Despite major cost increases, Alaska Department of Transportation and Public Facilities officials say the Cooper Landing bypass project is set to open to traffic in 2027, as originally scheduled. But to get there, the department will need to seek alternative sources of funding, and readjust the work schedule over the next four years.
The bypass — officially the Sterling Highway Milepost 45-60 project — is a decades-old plan to divert traffic around Cooper Landing by creating a highway bypass through the mountains north of the town. It includes miles of new highway, plus a bridge over Juneau Creek Canyon that will be the state’s longest single-span bridge and its highest crossing when complete.
In June, the project’s manager expressed concerns about its funding, pointing to a lack of money in the state legislative budget and suggesting the completion date could be delayed.
Shannon McCarthy, a spokesperson for the state transportation department, said dramatically rising costs have caused concerns about funding the project, but are currently not expected to delay the opening of the road.
McCarthy said the project was originally estimated to be a $350 million endeavor in 2018. By 2021 that number was closer to $500 million. By 2022 it had risen to almost $700 million. A new assessment this year shows the current cost to be $840 million, almost two-and-a-half times the original price tag.
McCarthy said the transportation department attributes the cost increase to inflation, but said the agency is also going to take another look at the latest financial analysis to make sure it’s reasonable.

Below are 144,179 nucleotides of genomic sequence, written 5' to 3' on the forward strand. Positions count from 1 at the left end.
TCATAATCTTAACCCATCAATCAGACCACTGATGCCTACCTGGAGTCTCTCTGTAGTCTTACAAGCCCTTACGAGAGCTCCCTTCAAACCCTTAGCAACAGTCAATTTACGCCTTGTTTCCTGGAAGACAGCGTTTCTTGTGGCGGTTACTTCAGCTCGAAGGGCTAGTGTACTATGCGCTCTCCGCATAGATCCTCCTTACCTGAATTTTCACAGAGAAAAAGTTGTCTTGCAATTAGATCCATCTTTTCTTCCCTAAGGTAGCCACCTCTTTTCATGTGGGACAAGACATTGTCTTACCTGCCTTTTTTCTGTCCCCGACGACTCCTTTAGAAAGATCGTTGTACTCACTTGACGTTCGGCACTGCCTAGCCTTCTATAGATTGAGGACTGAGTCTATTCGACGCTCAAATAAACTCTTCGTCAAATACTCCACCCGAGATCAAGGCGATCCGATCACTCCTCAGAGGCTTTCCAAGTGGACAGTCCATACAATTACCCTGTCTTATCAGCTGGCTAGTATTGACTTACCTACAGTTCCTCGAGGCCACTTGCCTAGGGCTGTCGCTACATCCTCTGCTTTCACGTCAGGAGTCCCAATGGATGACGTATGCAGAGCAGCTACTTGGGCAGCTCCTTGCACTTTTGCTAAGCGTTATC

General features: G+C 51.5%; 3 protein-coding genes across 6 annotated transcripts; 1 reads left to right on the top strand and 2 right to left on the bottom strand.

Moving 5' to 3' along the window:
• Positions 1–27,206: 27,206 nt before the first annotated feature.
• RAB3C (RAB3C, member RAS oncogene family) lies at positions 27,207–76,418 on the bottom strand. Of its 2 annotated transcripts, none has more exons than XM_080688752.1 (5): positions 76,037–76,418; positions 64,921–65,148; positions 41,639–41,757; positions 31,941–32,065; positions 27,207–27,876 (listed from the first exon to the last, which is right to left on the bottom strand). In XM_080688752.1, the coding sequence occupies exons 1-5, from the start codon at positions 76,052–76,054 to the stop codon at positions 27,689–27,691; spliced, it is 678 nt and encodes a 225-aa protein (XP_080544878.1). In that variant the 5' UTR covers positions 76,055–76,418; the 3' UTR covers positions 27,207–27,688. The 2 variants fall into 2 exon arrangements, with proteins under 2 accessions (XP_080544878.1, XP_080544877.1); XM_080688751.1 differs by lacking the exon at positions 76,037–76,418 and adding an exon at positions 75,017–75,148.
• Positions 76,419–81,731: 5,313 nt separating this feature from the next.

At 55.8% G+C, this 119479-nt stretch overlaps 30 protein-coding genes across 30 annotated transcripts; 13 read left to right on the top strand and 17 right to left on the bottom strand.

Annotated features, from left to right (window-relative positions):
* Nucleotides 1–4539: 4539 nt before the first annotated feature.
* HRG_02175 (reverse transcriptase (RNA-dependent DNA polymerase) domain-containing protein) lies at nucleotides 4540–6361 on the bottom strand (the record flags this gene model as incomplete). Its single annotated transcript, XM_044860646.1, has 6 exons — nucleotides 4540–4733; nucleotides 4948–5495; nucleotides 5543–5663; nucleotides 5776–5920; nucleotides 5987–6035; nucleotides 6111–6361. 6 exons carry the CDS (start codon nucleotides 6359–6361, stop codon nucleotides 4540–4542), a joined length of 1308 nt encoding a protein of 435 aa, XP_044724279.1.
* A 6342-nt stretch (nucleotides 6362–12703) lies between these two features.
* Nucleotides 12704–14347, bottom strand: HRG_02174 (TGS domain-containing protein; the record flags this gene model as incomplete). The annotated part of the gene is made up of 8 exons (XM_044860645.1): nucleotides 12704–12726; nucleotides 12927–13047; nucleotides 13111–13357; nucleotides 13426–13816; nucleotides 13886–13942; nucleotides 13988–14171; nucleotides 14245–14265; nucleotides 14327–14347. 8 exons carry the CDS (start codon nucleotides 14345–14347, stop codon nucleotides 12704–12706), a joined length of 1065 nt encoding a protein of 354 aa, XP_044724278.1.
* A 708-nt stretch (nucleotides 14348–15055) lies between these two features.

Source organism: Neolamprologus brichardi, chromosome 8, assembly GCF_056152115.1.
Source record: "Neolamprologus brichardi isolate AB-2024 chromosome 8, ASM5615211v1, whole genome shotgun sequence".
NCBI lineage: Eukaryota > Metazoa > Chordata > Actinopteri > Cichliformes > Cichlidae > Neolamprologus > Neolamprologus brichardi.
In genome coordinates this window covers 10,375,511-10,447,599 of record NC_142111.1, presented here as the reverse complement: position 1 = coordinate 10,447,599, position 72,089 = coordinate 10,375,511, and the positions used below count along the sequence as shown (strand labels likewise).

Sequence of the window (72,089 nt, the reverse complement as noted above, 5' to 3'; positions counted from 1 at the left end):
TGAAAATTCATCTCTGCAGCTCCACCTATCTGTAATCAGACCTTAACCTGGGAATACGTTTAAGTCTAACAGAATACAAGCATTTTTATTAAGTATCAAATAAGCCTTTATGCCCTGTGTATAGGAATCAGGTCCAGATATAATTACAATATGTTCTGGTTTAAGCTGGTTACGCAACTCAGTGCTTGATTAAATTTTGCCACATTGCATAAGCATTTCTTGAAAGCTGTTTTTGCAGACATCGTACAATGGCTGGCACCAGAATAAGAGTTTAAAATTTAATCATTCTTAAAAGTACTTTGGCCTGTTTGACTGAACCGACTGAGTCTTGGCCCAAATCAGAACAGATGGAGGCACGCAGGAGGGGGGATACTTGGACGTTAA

“We’ll have to take a look at that and see, just confirm, are we doing this the right way, have we added something in that we don’t need to,” she said.
McCarthy said the department is now turning to outside sources to make up those increases.
“When Congress passed the Infrastructure Investment in Jobs Act, they created a number of competitive grant opportunities, and one of them is called the Mega Program,” she said. “And this is the one which supports these really large, complex projects that are difficult to fund in other ways. So it’s kind of tailor-made for a Cooper Landing bypass project.”
She said the department plans to apply for that, and other grants. It’s also reorganizing the schedule for the project to work around those cost issues, by pushing one leg of the project scheduled for next year.
“Because of the cost increases, we are going to have to think about spreading the phases out a little more than we originally had wanted. But it is moving forward, and we are going to pursue this alternate funding in hopes of securing that last bit that we need, and still not impact other projects statewide,” she said.
The plan for the next year was to begin work on the bridge over Juneau Creek Canyon, as well as another leg of the highway. But McCarthy said now, with rising costs, it’s not realistic to work concurrently on those parts of the bypass — together, their costs would have been roughly equivalent to the department’s yearly budget for the whole state, so moving forward on that work would cause delays across Alaska.
“We’re really aiming to build that final leg in 2027, and that gives us a little bit of time to pursue that funding that’s outside of the state’s annual allocation,” McCarthy said.
Information about the new cost estimates and timeline are included in the department’s new Statewide Transportation Infrastructure Program, a four-year spending plan for the allotment of federal money in state highway projects. The plan is currently in draft form, and is open for public comment through Sept. 3.
McCarthy said design work is wrapping up on the bridge this summer, and construction should begin in 2024.